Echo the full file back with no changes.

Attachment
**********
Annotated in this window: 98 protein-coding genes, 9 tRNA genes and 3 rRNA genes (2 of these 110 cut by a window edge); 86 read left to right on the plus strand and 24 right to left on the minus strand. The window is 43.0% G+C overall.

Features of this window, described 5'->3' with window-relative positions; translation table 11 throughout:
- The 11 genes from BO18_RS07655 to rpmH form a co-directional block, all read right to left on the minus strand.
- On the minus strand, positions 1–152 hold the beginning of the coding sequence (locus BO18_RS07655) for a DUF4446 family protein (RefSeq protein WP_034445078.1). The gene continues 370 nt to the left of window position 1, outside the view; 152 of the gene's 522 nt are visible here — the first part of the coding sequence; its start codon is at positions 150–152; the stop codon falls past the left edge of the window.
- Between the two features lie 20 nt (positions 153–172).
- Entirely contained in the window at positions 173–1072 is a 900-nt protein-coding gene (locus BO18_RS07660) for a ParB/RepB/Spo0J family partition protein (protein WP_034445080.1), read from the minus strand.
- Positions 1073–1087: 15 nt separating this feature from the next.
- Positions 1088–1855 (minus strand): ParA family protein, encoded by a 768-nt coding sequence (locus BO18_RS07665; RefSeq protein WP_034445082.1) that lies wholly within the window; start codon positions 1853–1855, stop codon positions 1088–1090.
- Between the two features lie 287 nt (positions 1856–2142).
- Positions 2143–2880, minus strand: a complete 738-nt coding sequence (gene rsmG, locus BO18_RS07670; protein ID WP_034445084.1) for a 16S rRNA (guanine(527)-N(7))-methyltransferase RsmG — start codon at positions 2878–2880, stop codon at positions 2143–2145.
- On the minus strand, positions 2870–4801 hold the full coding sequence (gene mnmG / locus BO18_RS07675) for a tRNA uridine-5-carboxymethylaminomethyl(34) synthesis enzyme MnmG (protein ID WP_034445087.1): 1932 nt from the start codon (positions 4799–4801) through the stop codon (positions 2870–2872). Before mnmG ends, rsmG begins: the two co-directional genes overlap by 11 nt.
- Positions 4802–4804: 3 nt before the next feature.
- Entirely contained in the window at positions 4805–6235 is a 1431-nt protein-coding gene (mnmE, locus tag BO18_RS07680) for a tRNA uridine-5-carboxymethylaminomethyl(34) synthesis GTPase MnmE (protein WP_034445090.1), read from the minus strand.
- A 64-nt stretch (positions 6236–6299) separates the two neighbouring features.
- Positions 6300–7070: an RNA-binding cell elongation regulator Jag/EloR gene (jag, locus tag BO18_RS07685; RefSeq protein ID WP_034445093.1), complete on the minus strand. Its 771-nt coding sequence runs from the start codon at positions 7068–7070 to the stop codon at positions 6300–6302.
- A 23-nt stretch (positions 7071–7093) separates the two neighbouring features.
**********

Annotated in this window: 98 protein-coding genes, 9 tRNA genes and 3 rRNA genes (2 of these 110 cut by a window edge); 86 read left to right on the plus strand and 24 right to left on the minus strand. The window is 43.0% G+C overall.

Features of this window, described 5'->3' with window-relative positions; translation table 11 throughout:
- The 11 genes from BO18_RS07655 to rpmH form a co-directional block, all read right to left on the minus strand.
- On the minus strand, positions 1–152 hold the beginning of the coding sequence (locus BO18_RS07655) for a DUF4446 family protein (RefSeq protein WP_034445078.1). The gene continues 370 nt to the left of window position 1, outside the view; 152 of the gene's 522 nt are visible here — the first part of the coding sequence; its start codon is at positions 150–152; the stop codon falls past the left edge of the window.
- Between the two features lie 20 nt (positions 153–172).
- Entirely contained in the window at positions 173–1072 is a 900-nt protein-coding gene (locus BO18_RS07660) for a ParB/RepB/Spo0J family partition protein (protein WP_034445080.1), read from the minus strand.
- Positions 1073–1087: 15 nt separating this feature from the next.
- Positions 1088–1855 (minus strand): ParA family protein, encoded by a 768-nt coding sequence (locus BO18_RS07665; RefSeq protein WP_034445082.1) that lies wholly within the window; start codon positions 1853–1855, stop codon positions 1088–1090.
- Between the two features lie 287 nt (positions 1856–2142).
- Positions 2143–2880, minus strand: a complete 738-nt coding sequence (gene rsmG, locus BO18_RS07670; protein ID WP_034445084.1) for a 16S rRNA (guanine(527)-N(7))-methyltransferase RsmG — start codon at positions 2878–2880, stop codon at positions 2143–2145.
- On the minus strand, positions 2870–4801 hold the full coding sequence (gene mnmG / locus BO18_RS07675) for a tRNA uridine-5-carboxymethylaminomethyl(34) synthesis enzyme MnmG (protein ID WP_034445087.1): 1932 nt from the start codon (positions 4799–4801) through the stop codon (positions 2870–2872). Before mnmG ends, rsmG begins: the two co-directional genes overlap by 11 nt.
- Positions 4802–4804: 3 nt before the next feature.
- Entirely contained in the window at positions 4805–6235 is a 1431-nt protein-coding gene (mnmE, locus tag BO18_RS07680) for a tRNA uridine-5-carboxymethylaminomethyl(34) synthesis GTPase MnmE (protein WP_034445090.1), read from the minus strand.
- A 64-nt stretch (positions 6236–6299) separates the two neighbouring features.
- Positions 6300–7070: an RNA-binding cell elongation regulator Jag/EloR gene (jag, locus tag BO18_RS07685; RefSeq protein ID WP_034445093.1), complete on the minus strand. Its 771-nt coding sequence runs from the start codon at positions 7068–7070 to the stop codon at positions 6300–6302.
- A 23-nt stretch (positions 7071–7093) separates the two neighbouring features.